mortise with the cutting rate of the auger. A feed rate that's too slow
causes burning; one that's too fast jams the chisel.
MOTISING MACHINES are lever-operated and require some arm strength to
chop mortises. The lever, via a rack and pinion, controls the head's
movement up and down the column. A gas-filled shock holds th e head
stationary in any position. The motor powers the auger bit, which
extends through the hollow chisel. An adjustable fence positions the
workpiece and a U-shaped hold-down keeps it in position. Mortises are
made by advancing the workpiece along the fence while cutting
successive squared holes.
Hold-Downs: The Achilles' Heel of Mortise of Mortisers
Our tests revealed an unfortunate similarity between machines: The
hold-down systems don't work, especially when large chisel sets are
used. It's hard to withdraw the chisel after cutting a single
four-sided mortise, especially in a hard wood like maple. If the
hold-down allows the workpiece to twist, the chisel gets wedged in the
mortise and is impossible to get out. Easy withdrawal requires a level
of accurate machining and rigidity the hold-down systems on these
mortisers don't possess. The Multico machine is the only one that
separates the hold-down from the adjustable fence, which is a good
idea. Instead, it mounts independently on the column. Unfortunately,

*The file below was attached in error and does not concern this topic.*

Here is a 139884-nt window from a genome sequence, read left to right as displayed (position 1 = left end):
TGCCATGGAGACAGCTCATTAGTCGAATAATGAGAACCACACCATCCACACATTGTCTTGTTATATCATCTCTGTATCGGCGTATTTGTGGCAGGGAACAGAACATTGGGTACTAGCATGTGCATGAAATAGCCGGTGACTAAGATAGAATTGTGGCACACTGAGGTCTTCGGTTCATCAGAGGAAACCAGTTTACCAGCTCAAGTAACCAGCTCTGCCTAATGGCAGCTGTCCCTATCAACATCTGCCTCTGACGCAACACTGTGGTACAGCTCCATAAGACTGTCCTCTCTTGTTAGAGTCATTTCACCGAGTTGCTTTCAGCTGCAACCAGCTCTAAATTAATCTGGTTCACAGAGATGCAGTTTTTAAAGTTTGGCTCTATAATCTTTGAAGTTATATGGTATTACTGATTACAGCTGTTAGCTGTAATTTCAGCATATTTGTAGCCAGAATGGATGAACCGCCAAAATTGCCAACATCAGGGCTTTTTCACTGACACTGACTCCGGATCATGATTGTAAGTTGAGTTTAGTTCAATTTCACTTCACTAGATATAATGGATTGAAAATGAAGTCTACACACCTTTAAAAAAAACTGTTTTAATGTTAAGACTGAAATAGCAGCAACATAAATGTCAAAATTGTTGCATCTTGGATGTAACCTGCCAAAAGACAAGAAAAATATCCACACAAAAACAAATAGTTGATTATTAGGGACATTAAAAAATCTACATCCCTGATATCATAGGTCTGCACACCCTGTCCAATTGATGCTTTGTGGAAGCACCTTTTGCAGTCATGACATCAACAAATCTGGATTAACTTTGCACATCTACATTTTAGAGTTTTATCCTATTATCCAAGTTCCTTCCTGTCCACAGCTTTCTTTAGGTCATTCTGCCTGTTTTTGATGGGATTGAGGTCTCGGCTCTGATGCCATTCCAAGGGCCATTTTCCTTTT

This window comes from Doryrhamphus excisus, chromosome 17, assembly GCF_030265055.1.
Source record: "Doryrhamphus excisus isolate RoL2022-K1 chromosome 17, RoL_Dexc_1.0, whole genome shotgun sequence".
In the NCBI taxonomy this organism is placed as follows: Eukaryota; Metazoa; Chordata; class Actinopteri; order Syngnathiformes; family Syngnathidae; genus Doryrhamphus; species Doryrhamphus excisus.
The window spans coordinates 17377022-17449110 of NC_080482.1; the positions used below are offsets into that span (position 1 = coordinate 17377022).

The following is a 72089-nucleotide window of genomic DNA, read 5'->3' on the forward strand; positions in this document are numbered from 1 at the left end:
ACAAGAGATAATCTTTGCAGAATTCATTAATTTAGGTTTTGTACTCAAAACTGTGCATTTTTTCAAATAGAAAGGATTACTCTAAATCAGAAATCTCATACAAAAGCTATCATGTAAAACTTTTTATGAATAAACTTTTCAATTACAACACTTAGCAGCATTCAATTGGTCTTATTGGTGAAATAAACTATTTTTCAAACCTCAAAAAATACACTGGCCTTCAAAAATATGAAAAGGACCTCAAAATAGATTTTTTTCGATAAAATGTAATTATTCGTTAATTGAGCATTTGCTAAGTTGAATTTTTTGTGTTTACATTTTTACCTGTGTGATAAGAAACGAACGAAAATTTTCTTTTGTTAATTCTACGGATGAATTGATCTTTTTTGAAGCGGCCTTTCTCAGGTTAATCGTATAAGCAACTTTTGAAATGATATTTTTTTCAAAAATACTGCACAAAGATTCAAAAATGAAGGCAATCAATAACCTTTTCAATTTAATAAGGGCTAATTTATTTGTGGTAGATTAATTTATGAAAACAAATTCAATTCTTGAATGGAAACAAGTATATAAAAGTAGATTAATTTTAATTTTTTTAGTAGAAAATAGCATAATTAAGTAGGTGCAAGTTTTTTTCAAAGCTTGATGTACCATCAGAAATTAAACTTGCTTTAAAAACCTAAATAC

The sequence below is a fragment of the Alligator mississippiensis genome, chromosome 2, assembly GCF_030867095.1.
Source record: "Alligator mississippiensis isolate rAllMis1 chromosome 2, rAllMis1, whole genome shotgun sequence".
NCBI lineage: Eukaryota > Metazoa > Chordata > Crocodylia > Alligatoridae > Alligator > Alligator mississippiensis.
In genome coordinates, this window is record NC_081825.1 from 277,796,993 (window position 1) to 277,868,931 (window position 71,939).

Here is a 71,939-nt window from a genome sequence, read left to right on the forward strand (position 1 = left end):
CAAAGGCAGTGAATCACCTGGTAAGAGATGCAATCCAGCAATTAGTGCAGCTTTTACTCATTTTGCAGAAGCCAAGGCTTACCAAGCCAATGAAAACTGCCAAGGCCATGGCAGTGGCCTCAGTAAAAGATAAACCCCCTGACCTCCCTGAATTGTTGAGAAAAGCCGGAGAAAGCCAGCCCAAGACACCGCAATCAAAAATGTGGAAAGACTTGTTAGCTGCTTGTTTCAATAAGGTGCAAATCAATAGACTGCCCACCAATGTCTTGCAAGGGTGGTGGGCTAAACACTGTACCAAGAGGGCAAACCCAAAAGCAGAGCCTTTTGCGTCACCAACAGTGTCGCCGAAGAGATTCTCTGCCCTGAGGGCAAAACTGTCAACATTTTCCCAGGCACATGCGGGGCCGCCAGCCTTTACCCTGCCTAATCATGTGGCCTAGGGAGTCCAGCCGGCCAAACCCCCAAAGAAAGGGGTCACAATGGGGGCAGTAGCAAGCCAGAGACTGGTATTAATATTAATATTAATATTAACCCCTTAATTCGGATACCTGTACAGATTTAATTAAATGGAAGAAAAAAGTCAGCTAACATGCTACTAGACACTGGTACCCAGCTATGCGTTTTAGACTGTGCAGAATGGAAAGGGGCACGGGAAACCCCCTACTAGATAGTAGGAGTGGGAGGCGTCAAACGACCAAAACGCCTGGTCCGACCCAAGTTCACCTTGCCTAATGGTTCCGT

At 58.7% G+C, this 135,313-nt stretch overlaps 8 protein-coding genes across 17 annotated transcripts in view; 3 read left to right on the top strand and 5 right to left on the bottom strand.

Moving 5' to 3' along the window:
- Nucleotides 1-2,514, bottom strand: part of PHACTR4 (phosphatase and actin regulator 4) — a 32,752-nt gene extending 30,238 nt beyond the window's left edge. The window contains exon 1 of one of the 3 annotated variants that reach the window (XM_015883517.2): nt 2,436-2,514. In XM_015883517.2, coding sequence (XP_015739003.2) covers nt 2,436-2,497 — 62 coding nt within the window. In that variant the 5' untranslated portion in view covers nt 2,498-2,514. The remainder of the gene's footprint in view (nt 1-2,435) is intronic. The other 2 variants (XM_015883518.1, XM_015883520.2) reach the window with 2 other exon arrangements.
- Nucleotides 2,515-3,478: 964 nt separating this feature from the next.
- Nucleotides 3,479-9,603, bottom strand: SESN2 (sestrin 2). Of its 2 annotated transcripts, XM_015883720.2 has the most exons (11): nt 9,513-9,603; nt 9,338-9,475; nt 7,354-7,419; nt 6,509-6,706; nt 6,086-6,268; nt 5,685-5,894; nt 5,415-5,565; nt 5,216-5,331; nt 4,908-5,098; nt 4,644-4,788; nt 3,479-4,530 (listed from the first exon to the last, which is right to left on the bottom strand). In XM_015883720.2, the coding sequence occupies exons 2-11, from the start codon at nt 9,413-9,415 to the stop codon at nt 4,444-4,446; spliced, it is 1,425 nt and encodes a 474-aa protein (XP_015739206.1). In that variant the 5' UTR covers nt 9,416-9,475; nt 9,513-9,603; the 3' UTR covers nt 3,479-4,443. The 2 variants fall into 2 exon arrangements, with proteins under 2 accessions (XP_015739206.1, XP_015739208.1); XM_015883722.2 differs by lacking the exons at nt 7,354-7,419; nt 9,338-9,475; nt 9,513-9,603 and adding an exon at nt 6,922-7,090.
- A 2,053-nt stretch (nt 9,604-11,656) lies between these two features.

this hold-down fails just as often because of its lock-down device,
which is a real pain to tighten. A chain is only as strong as its
weakest link. The inadequate hold-downs are frustrating because, for
the most part, these machines are well built. Fortunately, we found
simple solutions that eliminated the problems.
Hold Do you prefer smoking or non-smoking? Motor speed is an important consideration when you choose a mortiser.
At less than $250, benchtop mortisers are a bargin. Even so, you can
spend a lot less for machine mortising, or you can spend a lot more.
AND BURNING are normal, according to the owner's manuals of fast-speed
mortisers. These machines are hard on chisel sets because they generate
a lot of heat while mortising. When they get too hot, the chisel and
auger turn blue and lose their temper (inset). Slow-speed machines are
much less likely to ruin chisel sets. Fast-speed machines are noisy and
nerve-wracking to operate, but they cut mortises with less effort than
LONGER HANDLE makes mortising easier. The extra leverage gained by
slipping a 20-in. length of pipe over the hand lever helps most when
cutting 1/2-in. mortises with slow-speed machines because they require
more effort than their fast-speed counterparts. Slow-speed machines are
also more likely to stall while cutting, so high motor amperage (min. 5
amps.) is important, especially when you lengthen the handle.
AN ATTACHMENT for your drill press. It's inexpensive (less than $40)
and works well enough if you only need to mortise occasionally.
However, your drill press wasn't designed for mortising. The head isn't
rigid enough and the short handles don't give you much leverage. In
hard use the tables flex considerably.
INDUSTRIAL-QUALITY mortising machines have large capacity and
adjustable tables. Instead of cheaply made hold-downs held by a
setscrew, they use a massive plate, threaded like a vise, to wedge the
workpiece firmly in place. Although it costs $650, our testers loved
this Powermatic model #719, which weighs in at 188 lbs.
At first glance, the machines appear quite different. But we found
that few of the differences directly affect performance. It doesn't
matter whether the fence is cast iron or angle steel. What matters is
that the fence is square to the table. Two machines came with fences